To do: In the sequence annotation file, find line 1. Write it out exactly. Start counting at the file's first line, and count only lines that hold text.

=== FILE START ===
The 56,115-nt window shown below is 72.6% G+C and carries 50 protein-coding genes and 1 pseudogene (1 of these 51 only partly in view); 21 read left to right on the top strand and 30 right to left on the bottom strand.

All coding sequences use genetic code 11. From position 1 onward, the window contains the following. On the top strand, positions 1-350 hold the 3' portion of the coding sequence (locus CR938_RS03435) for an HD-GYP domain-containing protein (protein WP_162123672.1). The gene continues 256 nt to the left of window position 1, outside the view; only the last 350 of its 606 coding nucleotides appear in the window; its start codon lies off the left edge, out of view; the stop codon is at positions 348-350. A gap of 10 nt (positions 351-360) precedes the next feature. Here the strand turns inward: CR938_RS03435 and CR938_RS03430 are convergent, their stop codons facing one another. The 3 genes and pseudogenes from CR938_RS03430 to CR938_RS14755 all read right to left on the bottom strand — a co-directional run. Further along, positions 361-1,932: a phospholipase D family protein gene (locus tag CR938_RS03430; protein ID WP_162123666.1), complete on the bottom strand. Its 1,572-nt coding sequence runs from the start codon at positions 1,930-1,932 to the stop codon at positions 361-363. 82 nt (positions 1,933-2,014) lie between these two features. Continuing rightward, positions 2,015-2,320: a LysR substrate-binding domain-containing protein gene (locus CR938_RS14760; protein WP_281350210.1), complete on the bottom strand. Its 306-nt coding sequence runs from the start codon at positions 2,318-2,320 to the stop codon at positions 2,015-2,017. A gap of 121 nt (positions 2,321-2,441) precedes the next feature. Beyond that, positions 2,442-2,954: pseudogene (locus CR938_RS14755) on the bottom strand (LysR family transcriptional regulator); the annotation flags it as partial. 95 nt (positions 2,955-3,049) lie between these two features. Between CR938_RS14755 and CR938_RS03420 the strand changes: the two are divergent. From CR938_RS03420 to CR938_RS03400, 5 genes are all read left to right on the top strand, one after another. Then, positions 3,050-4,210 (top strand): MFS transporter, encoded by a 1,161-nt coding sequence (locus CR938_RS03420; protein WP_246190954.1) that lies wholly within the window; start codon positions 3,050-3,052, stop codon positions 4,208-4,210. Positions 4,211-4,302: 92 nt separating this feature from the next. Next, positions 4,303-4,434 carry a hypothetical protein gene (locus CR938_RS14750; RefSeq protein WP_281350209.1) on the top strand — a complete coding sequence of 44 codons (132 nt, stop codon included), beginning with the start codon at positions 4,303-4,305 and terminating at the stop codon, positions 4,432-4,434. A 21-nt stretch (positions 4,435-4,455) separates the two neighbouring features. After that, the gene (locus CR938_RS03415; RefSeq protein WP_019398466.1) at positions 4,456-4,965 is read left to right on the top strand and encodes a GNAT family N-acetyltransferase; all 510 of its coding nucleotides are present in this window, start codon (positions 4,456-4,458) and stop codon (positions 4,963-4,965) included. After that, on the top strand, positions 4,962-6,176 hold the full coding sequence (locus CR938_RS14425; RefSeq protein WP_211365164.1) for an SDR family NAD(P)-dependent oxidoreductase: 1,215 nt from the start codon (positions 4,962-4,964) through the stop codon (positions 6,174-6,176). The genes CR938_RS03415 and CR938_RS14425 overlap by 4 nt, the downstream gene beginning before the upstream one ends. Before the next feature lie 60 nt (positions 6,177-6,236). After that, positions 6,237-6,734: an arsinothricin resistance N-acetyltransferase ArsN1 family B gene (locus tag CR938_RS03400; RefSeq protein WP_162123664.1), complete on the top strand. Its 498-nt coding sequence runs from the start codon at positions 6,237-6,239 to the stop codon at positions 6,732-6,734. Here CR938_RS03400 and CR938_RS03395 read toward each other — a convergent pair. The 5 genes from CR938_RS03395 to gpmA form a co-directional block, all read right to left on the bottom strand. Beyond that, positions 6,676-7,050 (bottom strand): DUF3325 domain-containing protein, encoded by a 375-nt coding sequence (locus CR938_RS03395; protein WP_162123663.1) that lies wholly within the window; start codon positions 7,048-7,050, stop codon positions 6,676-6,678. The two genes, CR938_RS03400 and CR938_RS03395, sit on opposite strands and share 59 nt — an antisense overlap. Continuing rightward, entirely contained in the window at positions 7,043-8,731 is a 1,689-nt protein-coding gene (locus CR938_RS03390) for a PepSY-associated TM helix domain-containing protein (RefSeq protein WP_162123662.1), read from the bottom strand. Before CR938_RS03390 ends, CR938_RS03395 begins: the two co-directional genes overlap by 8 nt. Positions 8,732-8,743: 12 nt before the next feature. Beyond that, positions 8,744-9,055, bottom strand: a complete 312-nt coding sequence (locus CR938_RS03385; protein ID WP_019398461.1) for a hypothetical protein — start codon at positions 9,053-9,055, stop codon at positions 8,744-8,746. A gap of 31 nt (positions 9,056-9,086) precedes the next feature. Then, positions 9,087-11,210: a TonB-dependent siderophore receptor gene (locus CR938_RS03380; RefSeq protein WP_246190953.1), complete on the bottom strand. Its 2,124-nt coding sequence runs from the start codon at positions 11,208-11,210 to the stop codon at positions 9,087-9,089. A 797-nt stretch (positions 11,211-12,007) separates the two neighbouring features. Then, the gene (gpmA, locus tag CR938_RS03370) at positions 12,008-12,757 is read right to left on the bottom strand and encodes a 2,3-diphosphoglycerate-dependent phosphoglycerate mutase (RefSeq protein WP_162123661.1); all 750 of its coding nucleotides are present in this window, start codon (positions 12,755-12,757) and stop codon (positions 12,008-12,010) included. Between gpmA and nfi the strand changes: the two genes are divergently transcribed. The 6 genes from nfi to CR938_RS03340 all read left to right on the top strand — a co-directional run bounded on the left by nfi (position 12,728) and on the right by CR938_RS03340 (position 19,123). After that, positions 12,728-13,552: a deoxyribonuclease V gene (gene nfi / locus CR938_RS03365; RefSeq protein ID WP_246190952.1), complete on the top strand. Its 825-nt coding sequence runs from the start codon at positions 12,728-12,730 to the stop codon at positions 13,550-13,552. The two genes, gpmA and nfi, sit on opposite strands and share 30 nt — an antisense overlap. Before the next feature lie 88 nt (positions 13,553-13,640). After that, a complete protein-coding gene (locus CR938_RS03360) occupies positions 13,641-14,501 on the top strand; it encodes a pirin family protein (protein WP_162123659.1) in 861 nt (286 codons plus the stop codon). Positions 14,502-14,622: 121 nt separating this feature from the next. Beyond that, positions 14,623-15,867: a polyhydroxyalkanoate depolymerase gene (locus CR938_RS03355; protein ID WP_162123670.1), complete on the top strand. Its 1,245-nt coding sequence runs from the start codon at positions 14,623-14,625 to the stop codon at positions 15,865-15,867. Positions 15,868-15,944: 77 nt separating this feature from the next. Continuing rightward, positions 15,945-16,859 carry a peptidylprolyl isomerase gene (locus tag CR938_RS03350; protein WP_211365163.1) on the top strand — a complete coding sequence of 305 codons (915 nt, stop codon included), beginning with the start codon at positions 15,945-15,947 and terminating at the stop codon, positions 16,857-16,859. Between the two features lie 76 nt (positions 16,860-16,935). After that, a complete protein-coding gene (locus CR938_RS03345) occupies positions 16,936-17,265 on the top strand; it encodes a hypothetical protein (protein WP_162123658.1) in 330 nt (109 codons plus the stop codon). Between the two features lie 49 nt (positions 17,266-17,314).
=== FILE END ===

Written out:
The 56,115-nt window shown below is 72.6% G+C and carries 50 protein-coding genes and 1 pseudogene (1 of these 51 only partly in view); 21 read left to right on the top strand and 30 right to left on the bottom strand.